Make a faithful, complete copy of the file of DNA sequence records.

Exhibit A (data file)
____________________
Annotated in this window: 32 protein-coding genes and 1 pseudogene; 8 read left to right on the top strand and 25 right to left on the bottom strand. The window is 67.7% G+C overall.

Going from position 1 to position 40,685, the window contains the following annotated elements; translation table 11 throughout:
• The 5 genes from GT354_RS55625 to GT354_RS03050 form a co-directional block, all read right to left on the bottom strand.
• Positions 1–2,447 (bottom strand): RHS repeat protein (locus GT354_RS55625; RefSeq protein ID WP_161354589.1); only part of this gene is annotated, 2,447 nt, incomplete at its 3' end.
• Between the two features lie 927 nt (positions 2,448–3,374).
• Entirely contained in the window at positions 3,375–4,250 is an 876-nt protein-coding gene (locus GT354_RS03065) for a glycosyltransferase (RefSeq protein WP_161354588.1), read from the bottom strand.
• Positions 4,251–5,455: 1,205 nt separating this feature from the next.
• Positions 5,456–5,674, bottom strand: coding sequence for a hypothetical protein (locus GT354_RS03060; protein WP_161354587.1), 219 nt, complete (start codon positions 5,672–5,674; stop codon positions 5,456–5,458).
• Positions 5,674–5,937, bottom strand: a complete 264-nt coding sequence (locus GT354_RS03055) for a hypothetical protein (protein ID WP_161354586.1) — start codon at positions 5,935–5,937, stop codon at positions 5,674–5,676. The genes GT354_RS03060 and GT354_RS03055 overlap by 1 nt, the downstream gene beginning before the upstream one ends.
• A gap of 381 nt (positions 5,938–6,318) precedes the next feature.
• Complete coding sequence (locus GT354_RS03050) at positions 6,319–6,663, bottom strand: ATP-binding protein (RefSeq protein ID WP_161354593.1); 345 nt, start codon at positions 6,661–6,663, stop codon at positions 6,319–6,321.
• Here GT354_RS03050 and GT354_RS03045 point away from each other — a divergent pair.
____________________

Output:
Annotated in this window: 32 protein-coding genes and 1 pseudogene; 8 read left to right on the top strand and 25 right to left on the bottom strand. The window is 67.7% G+C overall.

Going from position 1 to position 40,685, the window contains the following annotated elements; translation table 11 throughout:
• The 5 genes from GT354_RS55625 to GT354_RS03050 form a co-directional block, all read right to left on the bottom strand.
• Positions 1–2,447 (bottom strand): RHS repeat protein (locus GT354_RS55625; RefSeq protein ID WP_161354589.1); only part of this gene is annotated, 2,447 nt, incomplete at its 3' end.
• Between the two features lie 927 nt (positions 2,448–3,374).
• Entirely contained in the window at positions 3,375–4,250 is an 876-nt protein-coding gene (locus GT354_RS03065) for a glycosyltransferase (RefSeq protein WP_161354588.1), read from the bottom strand.
• Positions 4,251–5,455: 1,205 nt separating this feature from the next.
• Positions 5,456–5,674, bottom strand: coding sequence for a hypothetical protein (locus GT354_RS03060; protein WP_161354587.1), 219 nt, complete (start codon positions 5,672–5,674; stop codon positions 5,456–5,458).
• Positions 5,674–5,937, bottom strand: a complete 264-nt coding sequence (locus GT354_RS03055) for a hypothetical protein (protein ID WP_161354586.1) — start codon at positions 5,935–5,937, stop codon at positions 5,674–5,676. The genes GT354_RS03060 and GT354_RS03055 overlap by 1 nt, the downstream gene beginning before the upstream one ends.
• A gap of 381 nt (positions 5,938–6,318) precedes the next feature.
• Complete coding sequence (locus GT354_RS03050) at positions 6,319–6,663, bottom strand: ATP-binding protein (RefSeq protein ID WP_161354593.1); 345 nt, start codon at positions 6,661–6,663, stop codon at positions 6,319–6,321.
• Here GT354_RS03050 and GT354_RS03045 point away from each other — a divergent pair.